She nods, “Very well.”
I follow them downstairs to the limo.
The three of us sit in the back, I’m closest to the door. The drive is quite quiet.
When we arrive at their mansion, it looks so much bigger than what the TV interviews depicted. Henry helps his mother out of the limo and then it pulls away to park. They lead me inside.
“Henry, show him to Andrea’s room, I’ll make us some refreshments,” she replies smiling and fixing his collar.
She steps away and disappears and I watch her.
“This way,” he says leading me in the opposite direction of where Mariana went.
I follow through the grand halls, that seem very white and barren. He leads me to the end of one of the side halls and opens a door to what seems like a completely different world. The room is splattered in different colors of paint. Drawings litter the walls and floor. The bedspread is an endless black hole and little light is let in through a window.
I start looking around as Henry stands in the doorway. I spot a picture of a woman holding a toddler on his bedside table. I pick up the photo expecting it to be Mariana, but it’s not. I study the photo. The toddler looks like Andrea.
“Who is this?” I ask holding the photo up to Henry.
“Andrea’s mother,” he replies.
“Mariana’s not his mother?” I ask.
“No, she died when he was two,” he answered.
“My mother and Angelito met when he was five. They’ve been together ever since. I guess she sometimes forgets that there was another family here before us, another person,” he replies sadly.
“So, you’re his stepbrother?” I ask.
“Technically, I’m not related to him at all because we don’t have the same mother or father. I was born before my mother and Angelito met,” he continues.
I set the photo down. I thought it was odd Mariana wouldn’t include this detail. That Andrea had experienced the death of a parent before, whether or not he was old enough to remember or understand the concept.
“Um…I’ll be in the living room if you need me just holler, okay?” Henry tells me before stepping away.
I had no idea where the living room was in this massive mansion. I looked around more. I opened a drawer on his other bedside table and found a gay porn magazine. I wondered if they knew about his sexuality. Maybe he left because he was worried if he became the head of a company, even an art gallery company he wouldn’t be able to be who he truly was.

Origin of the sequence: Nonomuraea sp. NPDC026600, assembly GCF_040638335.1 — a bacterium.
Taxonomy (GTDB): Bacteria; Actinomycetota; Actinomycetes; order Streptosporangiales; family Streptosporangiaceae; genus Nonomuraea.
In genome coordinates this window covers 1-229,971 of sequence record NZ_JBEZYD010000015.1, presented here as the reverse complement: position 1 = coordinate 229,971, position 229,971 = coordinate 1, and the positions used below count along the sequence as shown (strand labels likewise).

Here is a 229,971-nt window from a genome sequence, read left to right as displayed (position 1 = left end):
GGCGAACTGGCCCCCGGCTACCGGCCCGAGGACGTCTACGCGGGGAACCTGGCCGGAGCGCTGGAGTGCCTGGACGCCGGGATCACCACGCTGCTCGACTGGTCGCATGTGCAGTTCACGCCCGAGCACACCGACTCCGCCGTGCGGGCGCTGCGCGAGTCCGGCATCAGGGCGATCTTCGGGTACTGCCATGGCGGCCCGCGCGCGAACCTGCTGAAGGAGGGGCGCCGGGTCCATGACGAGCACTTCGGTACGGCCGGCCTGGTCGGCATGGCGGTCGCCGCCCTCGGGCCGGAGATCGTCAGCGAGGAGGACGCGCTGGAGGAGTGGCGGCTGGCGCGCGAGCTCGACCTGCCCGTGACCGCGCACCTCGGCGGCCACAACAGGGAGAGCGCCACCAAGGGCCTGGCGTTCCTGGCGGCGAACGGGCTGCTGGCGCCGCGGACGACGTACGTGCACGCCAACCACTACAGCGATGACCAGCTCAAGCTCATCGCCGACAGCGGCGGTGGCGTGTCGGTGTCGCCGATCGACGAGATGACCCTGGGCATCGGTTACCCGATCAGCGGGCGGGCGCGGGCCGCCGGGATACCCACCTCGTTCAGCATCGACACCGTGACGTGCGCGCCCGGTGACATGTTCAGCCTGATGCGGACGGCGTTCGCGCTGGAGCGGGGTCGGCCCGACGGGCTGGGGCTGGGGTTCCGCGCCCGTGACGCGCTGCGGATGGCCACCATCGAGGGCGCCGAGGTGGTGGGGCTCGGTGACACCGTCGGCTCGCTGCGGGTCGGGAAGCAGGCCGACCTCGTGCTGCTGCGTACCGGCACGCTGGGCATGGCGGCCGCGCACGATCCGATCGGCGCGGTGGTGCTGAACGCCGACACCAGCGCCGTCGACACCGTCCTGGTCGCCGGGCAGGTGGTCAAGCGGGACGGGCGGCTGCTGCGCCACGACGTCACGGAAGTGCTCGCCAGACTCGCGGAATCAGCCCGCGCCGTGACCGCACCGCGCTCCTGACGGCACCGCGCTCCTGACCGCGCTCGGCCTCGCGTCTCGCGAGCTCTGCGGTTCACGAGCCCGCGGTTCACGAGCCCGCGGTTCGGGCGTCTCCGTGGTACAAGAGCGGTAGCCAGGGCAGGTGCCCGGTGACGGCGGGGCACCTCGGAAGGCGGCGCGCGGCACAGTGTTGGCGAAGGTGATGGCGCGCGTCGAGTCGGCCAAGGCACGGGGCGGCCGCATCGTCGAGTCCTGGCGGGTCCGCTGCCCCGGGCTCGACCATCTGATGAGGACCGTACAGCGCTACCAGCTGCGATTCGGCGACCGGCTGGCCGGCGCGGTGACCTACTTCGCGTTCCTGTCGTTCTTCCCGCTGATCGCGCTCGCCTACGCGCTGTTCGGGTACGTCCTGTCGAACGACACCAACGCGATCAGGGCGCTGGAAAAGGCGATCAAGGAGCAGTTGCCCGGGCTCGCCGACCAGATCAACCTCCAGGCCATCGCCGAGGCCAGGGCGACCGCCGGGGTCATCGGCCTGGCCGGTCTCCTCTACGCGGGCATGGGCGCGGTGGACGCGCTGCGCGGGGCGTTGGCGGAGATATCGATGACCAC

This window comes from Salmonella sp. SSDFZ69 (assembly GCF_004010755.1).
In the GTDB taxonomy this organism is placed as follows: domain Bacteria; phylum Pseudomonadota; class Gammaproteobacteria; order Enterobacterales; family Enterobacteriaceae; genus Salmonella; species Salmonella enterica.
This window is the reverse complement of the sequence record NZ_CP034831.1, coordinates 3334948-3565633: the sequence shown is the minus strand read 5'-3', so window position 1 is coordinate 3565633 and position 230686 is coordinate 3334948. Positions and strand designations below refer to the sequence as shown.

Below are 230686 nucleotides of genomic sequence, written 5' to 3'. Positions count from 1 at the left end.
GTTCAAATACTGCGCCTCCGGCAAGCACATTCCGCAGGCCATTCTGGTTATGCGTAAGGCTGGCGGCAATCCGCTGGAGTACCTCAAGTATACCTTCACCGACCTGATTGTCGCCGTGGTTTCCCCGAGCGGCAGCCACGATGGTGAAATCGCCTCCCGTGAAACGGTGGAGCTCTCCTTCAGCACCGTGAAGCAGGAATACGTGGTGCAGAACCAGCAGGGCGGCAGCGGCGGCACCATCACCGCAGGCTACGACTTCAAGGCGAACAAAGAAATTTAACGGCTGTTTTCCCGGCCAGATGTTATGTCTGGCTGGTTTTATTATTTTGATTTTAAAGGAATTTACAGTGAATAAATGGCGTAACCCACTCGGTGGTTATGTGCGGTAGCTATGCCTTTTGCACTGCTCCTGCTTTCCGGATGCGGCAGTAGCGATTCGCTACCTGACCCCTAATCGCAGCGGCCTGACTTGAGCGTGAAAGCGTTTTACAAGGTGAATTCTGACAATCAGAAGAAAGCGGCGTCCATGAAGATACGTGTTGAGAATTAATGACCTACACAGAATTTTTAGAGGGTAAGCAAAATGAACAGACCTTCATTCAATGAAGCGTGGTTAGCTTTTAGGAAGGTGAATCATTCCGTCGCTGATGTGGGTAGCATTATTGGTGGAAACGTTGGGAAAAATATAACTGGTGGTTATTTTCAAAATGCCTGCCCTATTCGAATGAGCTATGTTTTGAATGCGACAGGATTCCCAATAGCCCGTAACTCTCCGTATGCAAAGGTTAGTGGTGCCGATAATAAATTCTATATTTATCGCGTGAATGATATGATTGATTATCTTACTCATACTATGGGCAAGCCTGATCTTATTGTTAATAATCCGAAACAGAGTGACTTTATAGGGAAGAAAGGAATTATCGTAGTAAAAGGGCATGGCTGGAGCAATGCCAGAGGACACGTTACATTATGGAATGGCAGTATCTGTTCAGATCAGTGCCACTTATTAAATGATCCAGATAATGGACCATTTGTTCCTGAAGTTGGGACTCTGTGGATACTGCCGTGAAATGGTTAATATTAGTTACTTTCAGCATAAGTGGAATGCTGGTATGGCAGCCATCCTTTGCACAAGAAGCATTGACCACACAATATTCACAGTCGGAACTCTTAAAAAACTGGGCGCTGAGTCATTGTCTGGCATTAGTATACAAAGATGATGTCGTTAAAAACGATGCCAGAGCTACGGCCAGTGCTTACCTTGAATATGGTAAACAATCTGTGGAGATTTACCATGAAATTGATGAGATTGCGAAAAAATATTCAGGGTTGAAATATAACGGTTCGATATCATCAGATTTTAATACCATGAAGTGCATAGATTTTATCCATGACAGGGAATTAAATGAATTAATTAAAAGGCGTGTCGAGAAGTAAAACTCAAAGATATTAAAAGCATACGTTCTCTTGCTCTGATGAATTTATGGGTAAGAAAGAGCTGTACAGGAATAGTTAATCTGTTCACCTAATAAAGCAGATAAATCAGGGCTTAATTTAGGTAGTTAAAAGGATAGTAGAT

I placed the magazine back and closed the drawer. I wondered if he had any ex’s that things had gone sour with. I went over to the window to see if there was evidence of use. It was still locked which probably meant he didn’t go out that way because you can’t lock a window from the outside.
Which means he either left and was taken or someone else here was involved or invited in and took him, that was if he didn’t leave of his own accord. Which in his situation I could understand, too. Why would Angelito leave his company to his son and not Mariana? Surely, since he married her, he loved and trusted her enough. Andrea was young, like me, young people made mistakes, sometimes horrible, irreversible ones. I guess it was normal for a son to inherit the company but normally they were older when it happened.
That made me question how Angelito died at the age of sixty. Most men lived to at least seventy. From the TV interviews I’d seen, Angelito didn’t have any unhealthy habits that could have affected his health that I knew of. I was pretty sure the coroner had said he’d died of natural causes but considering the following events, I wasn’t so sure.
I made a mental note to request the autopsy report. I moved into Andrea’s walk-in-closet. He was a stylish person, well he owned rich clothing he was much bolder with his clothing than his stepmother and brother. Lots of brightly colored clothing, I remember his platinum blond hairstyle he’d had earlier in the year.
Nothing really stuck out in his room. I stepped back out into the hall. I followed the hall back to the main foyer. I wasn’t really sure where to go from here. I wanted to ask Mariana about Andrea’s exes. See if there was any chance this was a domestic quarrel.
“Mrs. Clifton?” I called out.
“Yes, Jairo?” she said appearing pointedly.
“Does Andrea had any ex’s that had ever displayed any signs of domestic violence?” I ask.
I guess this would also tell me if they knew about his sexuality.
“He used to hang out with this girl, Nicky Hernandez, she didn’t speak highly of us. I tried to tell Andrea she was a bad influence. He also had this friend Trent Rivers, they seemed close, I guess you could talk to them,” she replied.
She had said Trent was a friend, did she sense he was more, maybe?
But what I was really concerned about was her use of used to. Past tense. Like she knew Andrea was dead. I wasn’t sure if she was using it because they were no longer friends either though.